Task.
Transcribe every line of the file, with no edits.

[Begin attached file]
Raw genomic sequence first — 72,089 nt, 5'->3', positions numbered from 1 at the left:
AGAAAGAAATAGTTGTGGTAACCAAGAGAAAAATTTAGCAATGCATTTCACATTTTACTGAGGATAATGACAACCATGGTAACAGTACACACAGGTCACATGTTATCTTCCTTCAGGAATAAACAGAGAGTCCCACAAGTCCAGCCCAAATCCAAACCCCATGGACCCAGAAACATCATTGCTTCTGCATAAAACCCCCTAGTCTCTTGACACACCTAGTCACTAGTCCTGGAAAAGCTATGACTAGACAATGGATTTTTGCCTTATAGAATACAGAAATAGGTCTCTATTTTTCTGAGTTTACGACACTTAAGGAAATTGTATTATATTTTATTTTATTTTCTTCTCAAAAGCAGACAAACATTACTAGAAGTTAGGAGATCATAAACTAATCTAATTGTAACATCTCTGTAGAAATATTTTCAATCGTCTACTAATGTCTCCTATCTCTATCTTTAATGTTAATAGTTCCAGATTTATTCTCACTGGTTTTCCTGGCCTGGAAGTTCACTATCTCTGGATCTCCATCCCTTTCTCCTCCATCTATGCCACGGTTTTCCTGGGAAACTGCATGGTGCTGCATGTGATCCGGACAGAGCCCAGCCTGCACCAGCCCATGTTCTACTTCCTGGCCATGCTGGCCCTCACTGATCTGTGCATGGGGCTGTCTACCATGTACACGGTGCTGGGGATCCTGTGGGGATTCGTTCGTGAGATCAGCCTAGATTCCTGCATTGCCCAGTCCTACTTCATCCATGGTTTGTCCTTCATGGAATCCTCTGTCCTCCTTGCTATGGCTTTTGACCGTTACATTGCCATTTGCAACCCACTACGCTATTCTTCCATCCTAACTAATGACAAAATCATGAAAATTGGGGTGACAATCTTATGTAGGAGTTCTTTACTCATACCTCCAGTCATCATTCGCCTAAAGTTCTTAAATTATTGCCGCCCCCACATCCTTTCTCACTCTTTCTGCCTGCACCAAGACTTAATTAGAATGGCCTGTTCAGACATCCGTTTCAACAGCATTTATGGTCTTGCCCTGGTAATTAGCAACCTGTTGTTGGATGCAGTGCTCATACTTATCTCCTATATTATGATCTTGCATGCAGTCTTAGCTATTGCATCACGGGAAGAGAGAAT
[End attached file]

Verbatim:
Raw genomic sequence first — 72,089 nt, 5'->3', positions numbered from 1 at the left:
AGAAAGAAATAGTTGTGGTAACCAAGAGAAAAATTTAGCAATGCATTTCACATTTTACTGAGGATAATGACAACCATGGTAACAGTACACACAGGTCACATGTTATCTTCCTTCAGGAATAAACAGAGAGTCCCACAAGTCCAGCCCAAATCCAAACCCCATGGACCCAGAAACATCATTGCTTCTGCATAAAACCCCCTAGTCTCTTGACACACCTAGTCACTAGTCCTGGAAAAGCTATGACTAGACAATGGATTTTTGCCTTATAGAATACAGAAATAGGTCTCTATTTTTCTGAGTTTACGACACTTAAGGAAATTGTATTATATTTTATTTTATTTTCTTCTCAAAAGCAGACAAACATTACTAGAAGTTAGGAGATCATAAACTAATCTAATTGTAACATCTCTGTAGAAATATTTTCAATCGTCTACTAATGTCTCCTATCTCTATCTTTAATGTTAATAGTTCCAGATTTATTCTCACTGGTTTTCCTGGCCTGGAAGTTCACTATCTCTGGATCTCCATCCCTTTCTCCTCCATCTATGCCACGGTTTTCCTGGGAAACTGCATGGTGCTGCATGTGATCCGGACAGAGCCCAGCCTGCACCAGCCCATGTTCTACTTCCTGGCCATGCTGGCCCTCACTGATCTGTGCATGGGGCTGTCTACCATGTACACGGTGCTGGGGATCCTGTGGGGATTCGTTCGTGAGATCAGCCTAGATTCCTGCATTGCCCAGTCCTACTTCATCCATGGTTTGTCCTTCATGGAATCCTCTGTCCTCCTTGCTATGGCTTTTGACCGTTACATTGCCATTTGCAACCCACTACGCTATTCTTCCATCCTAACTAATGACAAAATCATGAAAATTGGGGTGACAATCTTATGTAGGAGTTCTTTACTCATACCTCCAGTCATCATTCGCCTAAAGTTCTTAAATTATTGCCGCCCCCACATCCTTTCTCACTCTTTCTGCCTGCACCAAGACTTAATTAGAATGGCCTGTTCAGACATCCGTTTCAACAGCATTTATGGTCTTGCCCTGGTAATTAGCAACCTGTTGTTGGATGCAGTGCTCATACTTATCTCCTATATTATGATCTTGCATGCAGTCTTAGCTATTGCATCACGGGAAGAGAGAAT